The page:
It is Monday morning, and most mission team members are happily waking up in their own beds after arriving home late last night. I am still in Cochabamba, wrapping things up and laying groundwork for my next mission trip coming up in July.
I have also spent the last 24 hours trying to understand and bring to some closure for myself the events of this past week.
Before even leaving U.S. soil, the mission began with no shortage of drama. After the catastrophic winter storm of February 13th, we didn´t know if our Atlanta and D.C. missioners would make it. So there were hugs all around when we found them, as well as our four missioners from Montana, in the Miami airport.
Then in Cochabamba, just as the first patients were wheeled into the O.R. on Monday morning, we received some terrible news. The beautiful young daughter of Carlos Laserna, Executive Director of our Cochabamba office, had lost her two-year battle with leukemia. Our hearts ached for Carlos and his family just as we focused our minds to confront the overwhelming list of patients, whose families looked to us to answer their prayers.
As the week went on, there were many moments of triumph. One 15-year-old, Esther, had been born with an esophageal stricture that no one had been able to correct until now. While she was in surgery with Malcolm Bilimoria and anesthesiologist Jennifer Garcia, 16-year-old Sara underwent successful lung surgery in the neighboring O.R. in the care of John Gregory and anesthesiologist Pat Duey. Out in Tiquipaya, Gay Garrett and anesthesiologist Dan Yousif were doing four or five surgeries a day, relieving pain and restoring health for one grateful patient after another.
But there were also moments of heartbreak. Jessica, a 23-year-old mother of two, presented conditions too precarious to attempt to correct without first performing complex and expensive diagnostic tests that were simply unavailable. Six doctors from our team took part in her evaluation, in hopes of offering her and her family a solution. But to their dismay, in the end they were forced to abide by the rule, "First do no harm."
By Friday, the mission had completed 39 surgeries and over 20 high-level G.I. procedures. They are impressive numbers, but we all left the hospital the last time thinking of all the other patients we were unable to serve. Many of them can still get their operations through Solidarity Bridge´s ongoing surgery program with the Bolivian doctors we have helped train. Other cases are simply beyond any surgery available in the country.
Since bidding farewell to the mission team at the airport, I have been trying to wrap my mind around it all. Most of all, I have asked myself why this trip in particular - my sixth mission with Solidarity Bridge - despite its high share of heartbreak, has left me with such a feeling of warmth, even joy. Despite the uncertainties and the terrible tragedies we faced, why does my heart feel so full of hope and - corny as it sounds - love?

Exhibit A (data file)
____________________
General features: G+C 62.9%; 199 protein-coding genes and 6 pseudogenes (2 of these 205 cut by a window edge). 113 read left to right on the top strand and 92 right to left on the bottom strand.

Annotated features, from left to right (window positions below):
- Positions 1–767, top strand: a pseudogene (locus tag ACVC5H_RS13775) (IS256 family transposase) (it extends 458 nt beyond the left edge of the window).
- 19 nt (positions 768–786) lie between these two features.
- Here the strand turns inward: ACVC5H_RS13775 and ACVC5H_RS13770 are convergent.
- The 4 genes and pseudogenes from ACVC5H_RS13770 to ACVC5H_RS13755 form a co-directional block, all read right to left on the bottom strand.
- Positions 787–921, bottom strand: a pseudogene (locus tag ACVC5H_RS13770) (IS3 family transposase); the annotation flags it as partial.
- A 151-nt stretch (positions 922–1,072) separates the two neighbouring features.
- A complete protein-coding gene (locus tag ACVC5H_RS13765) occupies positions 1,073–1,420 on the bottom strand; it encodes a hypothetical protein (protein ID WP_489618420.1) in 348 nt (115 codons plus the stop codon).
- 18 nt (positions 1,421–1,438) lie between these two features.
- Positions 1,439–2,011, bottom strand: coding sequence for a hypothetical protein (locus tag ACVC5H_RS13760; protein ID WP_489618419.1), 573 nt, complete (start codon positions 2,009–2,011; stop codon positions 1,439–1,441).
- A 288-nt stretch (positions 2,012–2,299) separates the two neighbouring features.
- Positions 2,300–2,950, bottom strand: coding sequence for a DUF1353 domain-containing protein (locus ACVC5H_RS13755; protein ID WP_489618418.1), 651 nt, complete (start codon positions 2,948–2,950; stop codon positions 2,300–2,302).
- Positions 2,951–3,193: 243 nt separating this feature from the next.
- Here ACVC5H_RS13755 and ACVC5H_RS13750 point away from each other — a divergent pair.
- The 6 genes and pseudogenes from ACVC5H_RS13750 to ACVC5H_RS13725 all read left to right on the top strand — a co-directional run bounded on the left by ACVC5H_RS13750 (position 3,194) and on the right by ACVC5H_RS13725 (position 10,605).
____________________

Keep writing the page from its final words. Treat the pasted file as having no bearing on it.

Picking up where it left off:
Perhaps the answer lies in the prayer shared this week by a missioner, Vivian Joffre, at one of our morning reflections. It is a prayer we have all heard so often that many know it by heart. But it perfectly sums up what our mission work is all about.
O Divine Master, Grant that I may not so much seek To be consoled as to console; To be understood as to understand; To be loved as to love. For it is in giving that we receive; It is in pardoning that we are pardoned; And it is in dying that we are born to eternal life.
I think it is precisely when we are in a position to console even the most grief-stricken friend who has lost his beloved child, or to understand the suffering patient who speaks an indigenous tongue foreign to even our best interpreter, or to offer a loving embrace to a person we have never met before, it is in those moments when we receive more than we could ever give.
It is also in those moments we face on mission - when we are pushed beyond our comfort level, when we are forced to make do with the minimal resources at hand while grasping at the hope of performing a miracle, even when we are obliged to succumb to the reality that our best may not be enough - that is when we have the opportunity to understand what Solidarity is all about. Because in those moments, the most important thing we can do and sometimes the only thing we can do is to stand shoulder-to-shoulder with each other: with our fellow missioners, with our colleagues in our Bolivian office, with the Bolivian doctors and nurses, with our patients and their families. We can stand in solidarity with them, we can be present for them, and we can love them.
I want to say a special thank you to each and every member of this mission team. The 19 missioners I was privileged to help lead not only brought extraordinary professional skills, but also hearts and souls open and eager to give the very best of who they are. I hope they are waking up feeling consoled, understood, and loved by all those whose lives they touched here in Cochabamba. Bless each of you, and I hope to work with you again soon.